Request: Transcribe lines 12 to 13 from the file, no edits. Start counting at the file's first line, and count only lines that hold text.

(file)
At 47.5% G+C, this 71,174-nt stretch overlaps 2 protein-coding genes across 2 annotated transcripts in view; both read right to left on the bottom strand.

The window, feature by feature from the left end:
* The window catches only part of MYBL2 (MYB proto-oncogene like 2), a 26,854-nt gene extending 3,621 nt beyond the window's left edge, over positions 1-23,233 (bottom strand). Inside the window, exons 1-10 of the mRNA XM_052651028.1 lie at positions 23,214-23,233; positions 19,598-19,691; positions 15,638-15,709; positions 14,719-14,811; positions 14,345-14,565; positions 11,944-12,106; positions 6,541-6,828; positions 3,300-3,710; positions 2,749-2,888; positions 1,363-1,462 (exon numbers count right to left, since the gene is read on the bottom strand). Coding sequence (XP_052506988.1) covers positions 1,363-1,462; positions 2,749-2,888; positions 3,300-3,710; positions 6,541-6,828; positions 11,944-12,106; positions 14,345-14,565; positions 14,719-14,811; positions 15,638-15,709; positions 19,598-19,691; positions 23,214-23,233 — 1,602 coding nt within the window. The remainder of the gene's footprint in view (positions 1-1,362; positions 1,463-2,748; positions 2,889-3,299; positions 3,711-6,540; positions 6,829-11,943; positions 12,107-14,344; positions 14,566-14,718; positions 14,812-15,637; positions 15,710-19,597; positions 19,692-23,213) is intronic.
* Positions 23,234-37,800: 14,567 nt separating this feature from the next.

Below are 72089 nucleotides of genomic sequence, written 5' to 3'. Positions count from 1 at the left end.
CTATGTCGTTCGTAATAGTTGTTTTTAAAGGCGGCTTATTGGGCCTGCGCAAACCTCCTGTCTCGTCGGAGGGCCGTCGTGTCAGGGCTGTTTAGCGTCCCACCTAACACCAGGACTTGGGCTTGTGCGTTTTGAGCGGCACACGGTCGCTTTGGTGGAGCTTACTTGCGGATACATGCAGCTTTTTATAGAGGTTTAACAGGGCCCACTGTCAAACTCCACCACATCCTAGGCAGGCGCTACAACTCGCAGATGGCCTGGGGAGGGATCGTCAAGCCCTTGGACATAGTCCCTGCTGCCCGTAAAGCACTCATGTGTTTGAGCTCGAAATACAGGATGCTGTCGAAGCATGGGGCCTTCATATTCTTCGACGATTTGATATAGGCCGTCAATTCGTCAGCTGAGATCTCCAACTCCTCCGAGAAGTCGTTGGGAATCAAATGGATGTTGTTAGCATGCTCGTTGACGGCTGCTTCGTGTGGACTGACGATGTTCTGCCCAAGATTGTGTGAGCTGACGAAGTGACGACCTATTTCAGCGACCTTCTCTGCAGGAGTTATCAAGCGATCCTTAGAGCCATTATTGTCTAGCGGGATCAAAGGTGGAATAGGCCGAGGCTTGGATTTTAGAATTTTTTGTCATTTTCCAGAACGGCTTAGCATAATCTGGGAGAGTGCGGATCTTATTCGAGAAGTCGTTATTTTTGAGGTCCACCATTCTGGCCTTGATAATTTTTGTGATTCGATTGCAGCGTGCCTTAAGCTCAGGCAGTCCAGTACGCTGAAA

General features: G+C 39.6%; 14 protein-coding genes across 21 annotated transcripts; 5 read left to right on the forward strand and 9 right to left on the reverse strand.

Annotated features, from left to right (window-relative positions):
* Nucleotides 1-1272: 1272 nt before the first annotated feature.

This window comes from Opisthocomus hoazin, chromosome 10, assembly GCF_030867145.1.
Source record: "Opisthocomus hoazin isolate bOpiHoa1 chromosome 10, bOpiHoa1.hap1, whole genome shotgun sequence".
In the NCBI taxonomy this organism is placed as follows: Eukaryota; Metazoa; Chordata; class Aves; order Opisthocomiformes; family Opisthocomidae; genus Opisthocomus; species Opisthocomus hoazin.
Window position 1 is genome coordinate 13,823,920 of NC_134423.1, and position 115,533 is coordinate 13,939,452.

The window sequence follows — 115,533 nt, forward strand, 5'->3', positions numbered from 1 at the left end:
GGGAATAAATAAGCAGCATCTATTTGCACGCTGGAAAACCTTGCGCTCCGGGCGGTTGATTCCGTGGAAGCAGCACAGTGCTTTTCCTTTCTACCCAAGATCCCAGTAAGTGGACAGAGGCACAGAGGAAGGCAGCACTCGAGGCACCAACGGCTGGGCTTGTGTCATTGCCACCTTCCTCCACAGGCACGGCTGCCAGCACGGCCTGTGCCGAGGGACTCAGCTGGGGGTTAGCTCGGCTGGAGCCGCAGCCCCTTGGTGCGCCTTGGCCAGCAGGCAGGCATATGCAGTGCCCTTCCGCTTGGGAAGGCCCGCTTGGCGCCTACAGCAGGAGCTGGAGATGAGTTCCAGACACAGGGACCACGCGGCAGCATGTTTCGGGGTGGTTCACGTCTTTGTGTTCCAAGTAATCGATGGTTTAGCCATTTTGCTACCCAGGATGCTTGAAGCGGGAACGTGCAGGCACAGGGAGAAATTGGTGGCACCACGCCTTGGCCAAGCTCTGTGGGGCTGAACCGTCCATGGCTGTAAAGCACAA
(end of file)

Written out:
In the NCBI taxonomy this organism is placed as follows: Eukaryota; Metazoa; Chordata; class Aves; order Opisthocomiformes; family Opisthocomidae; genus Opisthocomus; species Opisthocomus hoazin.
Window position 1 is genome coordinate 13,823,920 of NC_134423.1, and position 115,533 is coordinate 13,939,452.